One never knows what to expect from the up-and-coming French philosopher Quentin Meillassoux. I certainly didn’t expect his second book-length work to be a “decipherment” of Stéphane Mallarmé’s enigmatic final poem, Un Coup de Dés jamais n’abolira le Hasard (A Throw of Dice Will Never Abolish Chance). Still less did I expect it to be so absorbing and thrilling. The Number and the Siren is an erudite work of literary criticism, tackling one of the most difficult of modern poets...
Meillassoux’s study, breaking from the general studies and understandings of Mallarmé’s brilliant poem, posits that the poem itself can literally be deciphered, that meaning exists not exclusively in the blatant language or form of the poem itself, but rather that meaning is embedded, coded, within the work.
Also, an excellent take over on speculativeheresy:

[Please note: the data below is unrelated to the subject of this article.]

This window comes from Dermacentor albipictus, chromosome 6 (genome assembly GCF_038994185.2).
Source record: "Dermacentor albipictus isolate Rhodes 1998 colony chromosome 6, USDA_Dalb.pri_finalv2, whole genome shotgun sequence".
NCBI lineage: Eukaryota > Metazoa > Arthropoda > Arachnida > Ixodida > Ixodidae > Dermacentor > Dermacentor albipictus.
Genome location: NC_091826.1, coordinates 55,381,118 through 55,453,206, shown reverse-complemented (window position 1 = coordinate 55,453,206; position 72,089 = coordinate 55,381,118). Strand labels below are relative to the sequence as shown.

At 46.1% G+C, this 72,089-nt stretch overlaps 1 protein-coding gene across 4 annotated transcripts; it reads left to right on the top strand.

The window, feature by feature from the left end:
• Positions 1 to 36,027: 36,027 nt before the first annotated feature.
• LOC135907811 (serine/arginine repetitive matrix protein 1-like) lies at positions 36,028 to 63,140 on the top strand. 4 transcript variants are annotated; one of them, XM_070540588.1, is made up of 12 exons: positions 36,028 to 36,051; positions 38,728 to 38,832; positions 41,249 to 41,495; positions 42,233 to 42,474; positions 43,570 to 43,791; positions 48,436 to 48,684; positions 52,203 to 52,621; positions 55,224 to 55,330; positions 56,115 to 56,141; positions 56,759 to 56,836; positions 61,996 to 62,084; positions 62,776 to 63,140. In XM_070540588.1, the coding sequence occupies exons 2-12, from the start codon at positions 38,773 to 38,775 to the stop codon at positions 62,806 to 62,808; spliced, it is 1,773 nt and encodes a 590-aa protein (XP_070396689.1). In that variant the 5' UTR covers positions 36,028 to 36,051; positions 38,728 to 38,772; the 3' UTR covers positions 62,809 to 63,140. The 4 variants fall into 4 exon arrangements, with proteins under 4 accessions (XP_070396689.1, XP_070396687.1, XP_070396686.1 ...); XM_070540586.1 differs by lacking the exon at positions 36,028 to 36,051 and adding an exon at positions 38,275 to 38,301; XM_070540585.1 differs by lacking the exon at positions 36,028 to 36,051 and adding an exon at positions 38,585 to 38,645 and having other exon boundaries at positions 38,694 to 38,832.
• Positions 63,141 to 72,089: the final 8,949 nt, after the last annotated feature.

First, though, I would like to reflect on the strangeness of the book. Adam and others have already remarked that the trajectory of Meillassoux’s work has been anything but predictable. Perhaps this should be less surprising than it is, since the thesis concerning absolute contingency put forward in After Finitude was taken very seriously by Meillassoux. There is no sufficient reason for anything and so why should we have expected his nihilism to play out as every other nihilism has? Indeed, this term, though seemingly embraced in The Number and the Siren, may not really be apt for a description of Meillassoux’s work. While there is a certain void lying at the center of his philosophy and while the privileging of primary qualities in After Finitude seemed to suggest a kind of scienticism, already we could see there a certain humanism at work. Limiting the law-like powers of Nature (with the capital-N intended) in order to make room for human salvation.